SME legislation not good for business

A senior head of the World Bank says the proposed Reserve Businesses and SME Bank legislations are bad Small to Medium Enterprise interventions.

Global Head of the World Bank’s Finance and Markets Global Practice, Simon Bell, says both policy interventions are bad legislations, which will affect the growth of SME’s.

Speaking during the SME Development Workshop in Port Moresby recently, Bell said many economies in their bid to boost their SME sectors, came up with bad legislations.

One view that the Reserved Businesses legislation is a bad intervention falls on the premise that employment will suffer and that the quality of service may drop.

The creation of SME Banks with government control or ties are seen to be worrying signs as well.


During the SME Development Workshop, SMEC Manager Business Training  and Information Services, Peter Piawu, said a work is in progress to establish a National SME Bank.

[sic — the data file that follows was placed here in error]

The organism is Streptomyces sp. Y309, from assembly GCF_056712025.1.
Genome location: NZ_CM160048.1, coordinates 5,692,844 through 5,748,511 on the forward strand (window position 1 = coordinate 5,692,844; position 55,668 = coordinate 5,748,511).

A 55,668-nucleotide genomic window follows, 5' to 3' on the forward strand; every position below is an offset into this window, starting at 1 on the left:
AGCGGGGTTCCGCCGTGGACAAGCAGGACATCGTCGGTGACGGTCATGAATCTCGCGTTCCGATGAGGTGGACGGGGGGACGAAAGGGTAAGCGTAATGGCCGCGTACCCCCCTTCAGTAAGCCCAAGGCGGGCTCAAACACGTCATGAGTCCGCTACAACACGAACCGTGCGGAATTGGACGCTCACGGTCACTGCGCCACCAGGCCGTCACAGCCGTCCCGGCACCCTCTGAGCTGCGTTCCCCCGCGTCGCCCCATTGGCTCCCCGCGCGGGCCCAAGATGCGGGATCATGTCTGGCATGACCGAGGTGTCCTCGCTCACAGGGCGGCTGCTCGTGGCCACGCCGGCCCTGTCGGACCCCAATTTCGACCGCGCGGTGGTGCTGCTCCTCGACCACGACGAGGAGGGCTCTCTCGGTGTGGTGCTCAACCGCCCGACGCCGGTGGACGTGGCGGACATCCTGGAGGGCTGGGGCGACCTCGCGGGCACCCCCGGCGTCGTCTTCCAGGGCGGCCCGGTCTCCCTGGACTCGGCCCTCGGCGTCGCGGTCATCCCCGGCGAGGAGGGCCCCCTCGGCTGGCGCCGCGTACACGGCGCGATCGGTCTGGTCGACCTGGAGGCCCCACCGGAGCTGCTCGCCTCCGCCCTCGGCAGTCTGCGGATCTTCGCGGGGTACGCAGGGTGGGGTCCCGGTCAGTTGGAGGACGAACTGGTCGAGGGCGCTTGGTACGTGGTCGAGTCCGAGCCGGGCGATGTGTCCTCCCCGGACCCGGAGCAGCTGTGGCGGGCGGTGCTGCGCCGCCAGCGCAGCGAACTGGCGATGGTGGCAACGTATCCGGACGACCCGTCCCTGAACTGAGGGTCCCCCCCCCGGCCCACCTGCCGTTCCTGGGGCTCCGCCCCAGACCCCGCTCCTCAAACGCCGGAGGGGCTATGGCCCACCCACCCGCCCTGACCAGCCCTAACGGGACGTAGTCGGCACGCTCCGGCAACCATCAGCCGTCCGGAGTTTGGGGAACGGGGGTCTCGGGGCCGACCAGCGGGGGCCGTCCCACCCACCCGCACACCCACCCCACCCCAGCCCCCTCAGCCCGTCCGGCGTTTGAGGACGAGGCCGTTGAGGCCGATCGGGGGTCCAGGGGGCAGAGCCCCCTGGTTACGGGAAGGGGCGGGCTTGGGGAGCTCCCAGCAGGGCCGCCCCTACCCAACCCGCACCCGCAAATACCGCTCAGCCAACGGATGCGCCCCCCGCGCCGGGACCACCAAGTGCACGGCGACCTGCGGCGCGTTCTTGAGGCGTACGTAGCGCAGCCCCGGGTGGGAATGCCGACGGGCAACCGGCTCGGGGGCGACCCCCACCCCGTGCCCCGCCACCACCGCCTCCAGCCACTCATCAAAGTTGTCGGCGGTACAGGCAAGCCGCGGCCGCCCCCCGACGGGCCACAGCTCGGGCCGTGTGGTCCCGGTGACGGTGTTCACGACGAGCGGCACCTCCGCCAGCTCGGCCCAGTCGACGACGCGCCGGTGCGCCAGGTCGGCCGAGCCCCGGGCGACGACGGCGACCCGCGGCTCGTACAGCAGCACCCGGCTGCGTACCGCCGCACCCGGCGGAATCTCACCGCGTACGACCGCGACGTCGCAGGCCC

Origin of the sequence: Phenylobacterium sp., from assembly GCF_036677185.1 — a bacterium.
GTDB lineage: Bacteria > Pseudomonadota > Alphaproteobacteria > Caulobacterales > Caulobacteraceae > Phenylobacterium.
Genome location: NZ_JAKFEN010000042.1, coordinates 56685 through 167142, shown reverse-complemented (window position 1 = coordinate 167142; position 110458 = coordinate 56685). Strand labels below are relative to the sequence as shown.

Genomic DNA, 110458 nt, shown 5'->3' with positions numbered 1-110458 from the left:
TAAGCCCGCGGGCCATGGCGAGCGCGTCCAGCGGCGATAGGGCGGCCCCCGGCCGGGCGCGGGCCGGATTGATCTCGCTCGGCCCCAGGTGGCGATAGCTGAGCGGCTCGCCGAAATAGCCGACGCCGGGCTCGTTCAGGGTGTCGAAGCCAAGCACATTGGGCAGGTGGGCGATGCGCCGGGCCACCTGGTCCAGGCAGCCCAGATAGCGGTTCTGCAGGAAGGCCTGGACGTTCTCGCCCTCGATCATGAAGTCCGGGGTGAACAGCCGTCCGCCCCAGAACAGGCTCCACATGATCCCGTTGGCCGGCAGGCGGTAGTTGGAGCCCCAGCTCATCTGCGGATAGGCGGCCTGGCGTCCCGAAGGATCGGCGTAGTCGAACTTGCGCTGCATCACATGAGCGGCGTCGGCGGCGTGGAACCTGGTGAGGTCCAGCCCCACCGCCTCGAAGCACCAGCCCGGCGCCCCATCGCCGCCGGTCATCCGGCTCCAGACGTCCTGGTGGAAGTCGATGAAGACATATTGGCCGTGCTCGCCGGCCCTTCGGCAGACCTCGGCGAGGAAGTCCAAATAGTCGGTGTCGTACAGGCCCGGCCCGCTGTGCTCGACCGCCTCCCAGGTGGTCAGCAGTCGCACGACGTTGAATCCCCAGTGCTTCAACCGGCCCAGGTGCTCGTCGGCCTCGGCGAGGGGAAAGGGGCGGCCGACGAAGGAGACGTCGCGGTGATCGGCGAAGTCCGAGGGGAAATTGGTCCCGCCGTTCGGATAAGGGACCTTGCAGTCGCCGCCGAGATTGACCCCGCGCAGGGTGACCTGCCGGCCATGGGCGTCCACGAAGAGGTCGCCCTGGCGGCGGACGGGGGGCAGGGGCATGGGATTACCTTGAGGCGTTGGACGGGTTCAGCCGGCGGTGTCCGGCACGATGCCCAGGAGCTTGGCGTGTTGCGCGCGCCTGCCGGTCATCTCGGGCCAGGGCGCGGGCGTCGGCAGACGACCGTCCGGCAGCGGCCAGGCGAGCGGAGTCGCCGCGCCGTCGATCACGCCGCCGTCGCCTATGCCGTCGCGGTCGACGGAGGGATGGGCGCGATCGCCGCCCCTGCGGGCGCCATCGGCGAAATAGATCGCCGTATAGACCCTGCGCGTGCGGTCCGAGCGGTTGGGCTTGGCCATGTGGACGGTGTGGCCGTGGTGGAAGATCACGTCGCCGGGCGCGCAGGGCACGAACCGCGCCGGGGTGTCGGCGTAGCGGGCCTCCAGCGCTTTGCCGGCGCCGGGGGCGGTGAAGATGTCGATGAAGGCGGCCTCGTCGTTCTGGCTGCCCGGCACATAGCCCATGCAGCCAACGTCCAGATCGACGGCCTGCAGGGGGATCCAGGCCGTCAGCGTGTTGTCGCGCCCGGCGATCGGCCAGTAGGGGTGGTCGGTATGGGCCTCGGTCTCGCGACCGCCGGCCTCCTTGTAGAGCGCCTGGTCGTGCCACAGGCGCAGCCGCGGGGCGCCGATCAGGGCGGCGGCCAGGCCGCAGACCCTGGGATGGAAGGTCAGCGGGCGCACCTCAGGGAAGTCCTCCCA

Piawu says rationale behind the move is to create more financial institutions to provide loans to SME’s.

He took note of the World Banks recommendation but said PNG will learn from its experiences and improve its strategies to grow the SME sector.

Moves for the creation of the reserve businesses legislation began in 2014.

Earlier this year SME Corporation Managing Director, Steven Maken, said the Reserved Businesses legislation was being carefully put together as there may be legal ramifications if made law.

He did point out that not all business sectors will be reserved while there will be guidelines on co-ownerships, for example locals will own a 51% share in a business or company partly owned by a foreigner of investor.

Minster for Trade, Commerce & Industry, Richard Maru, has previously stated that a list of reserved businesses for Papua New Guineans was being compiled.

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